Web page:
I’m often asked my thoughts on reviews. My response has changed with the times, as the industry has changed. I was reviewed over 200 times myself. I can tell you the review process has its pros and cons. To try and help you sort out how much weight to give them. I want to provide you with a bit of history and insight into the review process.
I will primarily address The Erotic Review (TER) as it was the most prominent board giving the industry a nationwide platform. Of course, have always been smaller and more local review sites as well. TER was one of the first to capitalize on the growing use of the internet to access companions in the 90s. It helped to make it a mainstay in the community for many years. When reviews began, you didn’t see the online presentation of the ladies you see today. Very few had websites. There was no professional photography. In the early years, there were only two main advertising sites. Basically, it wasn’t different from reading an ad in a paper as was done in years past. Suddenly ladies were abundant and at your fingertips but no way of knowing who would be safe to see. Clients needed a way to communicate and share information about ladies they knew. Soon the online forums took the place of what we might have referred to as locker room talk in the past.
The reviews themselves didn’t look much different than they do today. A few of the main differences are the amount of information available for free, juicy details, and honesty. Initially, the community was tiny. Legal issues would frequently arise in this newfound territory. There would be stings set up by law enforcement and things of those nature. There were more reasons for concern then. Therefore, people took the honesty of the boards very seriously. For a time, people would even post where a sting was happening to warn ladies. That ability was soon shut down by law enforcement. Acronyms became necessary as a means to dance around incriminating terms. TER wanted to generate revenue which led to a rather detailed reviewing system. Many reviews are very graphic, sometimes cruel, or often inflated.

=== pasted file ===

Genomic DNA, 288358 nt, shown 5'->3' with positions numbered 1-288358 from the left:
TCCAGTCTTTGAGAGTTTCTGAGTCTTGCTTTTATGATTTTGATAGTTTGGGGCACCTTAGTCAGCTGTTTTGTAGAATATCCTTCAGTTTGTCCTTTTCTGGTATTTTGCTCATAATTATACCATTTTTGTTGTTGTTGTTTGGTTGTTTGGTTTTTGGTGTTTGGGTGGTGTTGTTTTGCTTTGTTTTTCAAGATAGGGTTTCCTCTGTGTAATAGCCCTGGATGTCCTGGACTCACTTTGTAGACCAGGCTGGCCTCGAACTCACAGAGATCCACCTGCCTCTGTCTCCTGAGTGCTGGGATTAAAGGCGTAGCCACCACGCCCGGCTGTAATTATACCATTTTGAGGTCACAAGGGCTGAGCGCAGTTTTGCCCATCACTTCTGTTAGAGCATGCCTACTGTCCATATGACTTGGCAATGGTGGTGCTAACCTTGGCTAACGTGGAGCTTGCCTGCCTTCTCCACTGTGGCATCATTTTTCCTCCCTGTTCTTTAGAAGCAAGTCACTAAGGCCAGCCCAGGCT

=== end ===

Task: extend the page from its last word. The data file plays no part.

For this reason, ladies have always looked at them as a necessary evil, understanding there is competition and that some ladies are not legit. There wasn’t Twitter or other social media. There weren’t any verifications sites like P411 or Private Delights. These all came later on. The review system was very graphic and geared toward the client, not the provider. The main takeaway for the provider was exposure, therefore increased clientele. To avoid having to discuss details, you were directed to reviews. In time ladies began building websites so that clients could get a better sense of who she was as an individual. I’ll it was the late 90s, early 2000s when I made my first website. At that time, you were beginning to see professional web design and photographers get involved in the industry. The review boards were further developed and became more of a subculture. Around this time, people’s perceptions of the industry started changing. Ladies’ income potential had gone through the roof. The online image or persona began to take on an air of glamour. New providers were starting to pop up weekly.
The industry rolled along unchanged for many years. Along the way, more advertising and verification sites sprang up. More resources were available along the lines of web designers, photographers, and assistants. With this came an increasing knowledge of how essential reviews could be for one’s career. Men learned they could use a good review to win favor with a provider. They also realized they could damage or attack someone as well. A sort of false currency system developed from the power perceived in a review. The boards would buzz with conversations, so much so, many major cities had their own board moderator. The moderator would often be someone in the community, so if a review falsely attacked someone. They would have some insight into the person and be able to sort the situation out pretty quickly. This wasn’t always the case, but no system is ever perfect.
Then came the change, that to me, made the review process on TER relatively worthless. By 2010, there was defiantly a system going. Ladies would find a way to barter good reviews, or he would offer. Safety had become less of a concern. So as long as someone was legit, the juicy details were up for embellishment. Why? Because now reviews meant big business. Anytime you got a positive review, it was like money in the bank. Ladies started working this angle hard.